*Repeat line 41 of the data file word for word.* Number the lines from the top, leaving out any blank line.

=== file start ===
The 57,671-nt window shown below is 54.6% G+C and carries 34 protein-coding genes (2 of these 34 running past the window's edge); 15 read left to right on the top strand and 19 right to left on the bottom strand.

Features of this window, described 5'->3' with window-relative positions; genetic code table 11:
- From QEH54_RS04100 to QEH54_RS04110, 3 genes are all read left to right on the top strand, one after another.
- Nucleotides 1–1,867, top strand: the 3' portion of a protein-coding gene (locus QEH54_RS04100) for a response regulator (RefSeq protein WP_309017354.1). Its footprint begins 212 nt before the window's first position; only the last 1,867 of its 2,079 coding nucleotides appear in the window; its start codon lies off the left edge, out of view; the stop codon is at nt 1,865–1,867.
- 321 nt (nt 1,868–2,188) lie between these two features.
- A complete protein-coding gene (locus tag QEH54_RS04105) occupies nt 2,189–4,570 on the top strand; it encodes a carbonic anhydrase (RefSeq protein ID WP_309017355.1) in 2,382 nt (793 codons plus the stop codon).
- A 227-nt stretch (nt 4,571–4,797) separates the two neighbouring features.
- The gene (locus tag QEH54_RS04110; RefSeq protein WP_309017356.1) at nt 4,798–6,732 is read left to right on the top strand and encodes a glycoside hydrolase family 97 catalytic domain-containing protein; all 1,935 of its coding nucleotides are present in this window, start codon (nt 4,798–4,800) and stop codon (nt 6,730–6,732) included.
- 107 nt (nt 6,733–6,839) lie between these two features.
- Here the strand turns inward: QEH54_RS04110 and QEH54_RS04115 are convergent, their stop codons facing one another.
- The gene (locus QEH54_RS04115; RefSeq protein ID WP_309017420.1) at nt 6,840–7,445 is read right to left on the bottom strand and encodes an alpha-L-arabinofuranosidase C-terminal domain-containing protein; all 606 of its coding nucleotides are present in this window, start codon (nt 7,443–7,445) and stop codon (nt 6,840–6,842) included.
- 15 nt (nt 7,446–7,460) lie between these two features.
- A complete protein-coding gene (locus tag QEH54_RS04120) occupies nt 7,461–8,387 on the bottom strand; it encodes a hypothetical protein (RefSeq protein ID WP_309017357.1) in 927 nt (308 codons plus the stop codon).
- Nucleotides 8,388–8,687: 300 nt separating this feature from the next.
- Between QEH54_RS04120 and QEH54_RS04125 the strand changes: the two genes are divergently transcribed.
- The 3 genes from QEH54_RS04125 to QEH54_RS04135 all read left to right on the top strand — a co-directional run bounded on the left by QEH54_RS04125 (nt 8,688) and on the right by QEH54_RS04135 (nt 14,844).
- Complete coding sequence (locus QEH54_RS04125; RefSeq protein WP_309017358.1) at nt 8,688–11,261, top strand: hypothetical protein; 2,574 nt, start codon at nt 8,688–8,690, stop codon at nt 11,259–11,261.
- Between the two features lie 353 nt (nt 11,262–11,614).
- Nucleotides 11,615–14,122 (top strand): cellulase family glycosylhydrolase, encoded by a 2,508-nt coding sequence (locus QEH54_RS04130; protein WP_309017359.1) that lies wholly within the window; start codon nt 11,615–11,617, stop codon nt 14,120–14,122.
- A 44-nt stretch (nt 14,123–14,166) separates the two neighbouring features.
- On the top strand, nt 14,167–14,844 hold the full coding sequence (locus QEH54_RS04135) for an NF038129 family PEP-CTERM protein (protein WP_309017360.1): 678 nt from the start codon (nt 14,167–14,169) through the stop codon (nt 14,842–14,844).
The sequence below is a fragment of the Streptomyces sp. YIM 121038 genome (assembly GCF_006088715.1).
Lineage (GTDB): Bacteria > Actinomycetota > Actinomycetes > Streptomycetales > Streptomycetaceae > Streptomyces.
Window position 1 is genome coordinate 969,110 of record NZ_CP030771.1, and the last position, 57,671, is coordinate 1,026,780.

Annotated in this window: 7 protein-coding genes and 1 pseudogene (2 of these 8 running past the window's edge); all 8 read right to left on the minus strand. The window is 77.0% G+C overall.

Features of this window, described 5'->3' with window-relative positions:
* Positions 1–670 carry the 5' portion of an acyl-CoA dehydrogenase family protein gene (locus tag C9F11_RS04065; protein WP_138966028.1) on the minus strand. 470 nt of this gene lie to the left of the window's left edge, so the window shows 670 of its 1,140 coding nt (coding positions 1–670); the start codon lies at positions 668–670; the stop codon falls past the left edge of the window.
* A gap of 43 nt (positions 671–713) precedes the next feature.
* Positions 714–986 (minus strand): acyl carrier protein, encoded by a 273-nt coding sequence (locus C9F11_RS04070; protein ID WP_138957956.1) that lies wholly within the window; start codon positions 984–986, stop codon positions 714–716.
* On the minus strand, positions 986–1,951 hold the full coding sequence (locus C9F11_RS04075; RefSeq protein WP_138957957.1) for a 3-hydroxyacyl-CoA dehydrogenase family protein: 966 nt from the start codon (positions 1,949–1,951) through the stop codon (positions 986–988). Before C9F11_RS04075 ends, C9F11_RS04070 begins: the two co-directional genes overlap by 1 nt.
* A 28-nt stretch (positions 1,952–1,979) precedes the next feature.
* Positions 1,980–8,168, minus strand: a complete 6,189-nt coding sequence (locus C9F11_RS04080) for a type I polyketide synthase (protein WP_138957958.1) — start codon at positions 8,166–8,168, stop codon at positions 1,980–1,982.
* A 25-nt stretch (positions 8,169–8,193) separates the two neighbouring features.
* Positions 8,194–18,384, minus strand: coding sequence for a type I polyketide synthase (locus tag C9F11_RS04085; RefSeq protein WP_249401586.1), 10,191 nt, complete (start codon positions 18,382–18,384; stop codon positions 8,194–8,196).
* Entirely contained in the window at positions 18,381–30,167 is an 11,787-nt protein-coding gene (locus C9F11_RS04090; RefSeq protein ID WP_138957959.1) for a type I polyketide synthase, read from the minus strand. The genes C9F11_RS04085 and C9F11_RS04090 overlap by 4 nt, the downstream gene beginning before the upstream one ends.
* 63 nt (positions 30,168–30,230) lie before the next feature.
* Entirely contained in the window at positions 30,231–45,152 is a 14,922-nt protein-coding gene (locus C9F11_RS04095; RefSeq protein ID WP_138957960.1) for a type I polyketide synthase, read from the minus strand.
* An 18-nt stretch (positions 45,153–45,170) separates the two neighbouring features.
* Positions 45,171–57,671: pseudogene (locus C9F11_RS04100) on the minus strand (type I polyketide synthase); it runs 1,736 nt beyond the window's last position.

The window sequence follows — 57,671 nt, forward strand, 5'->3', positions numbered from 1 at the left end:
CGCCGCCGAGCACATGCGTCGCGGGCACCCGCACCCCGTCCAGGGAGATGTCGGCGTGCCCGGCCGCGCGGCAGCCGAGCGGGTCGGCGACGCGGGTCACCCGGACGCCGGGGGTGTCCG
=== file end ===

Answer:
CGCCGCCGAGCACATGCGTCGCGGGCACCCGCACCCCGTCCAGGGAGATGTCGGCGTGCCCGGCCGCGCGGCAGCCGAGCGGGTCGGCGACGCGGGTCACCCGGACGCCGGGGGTGTCCG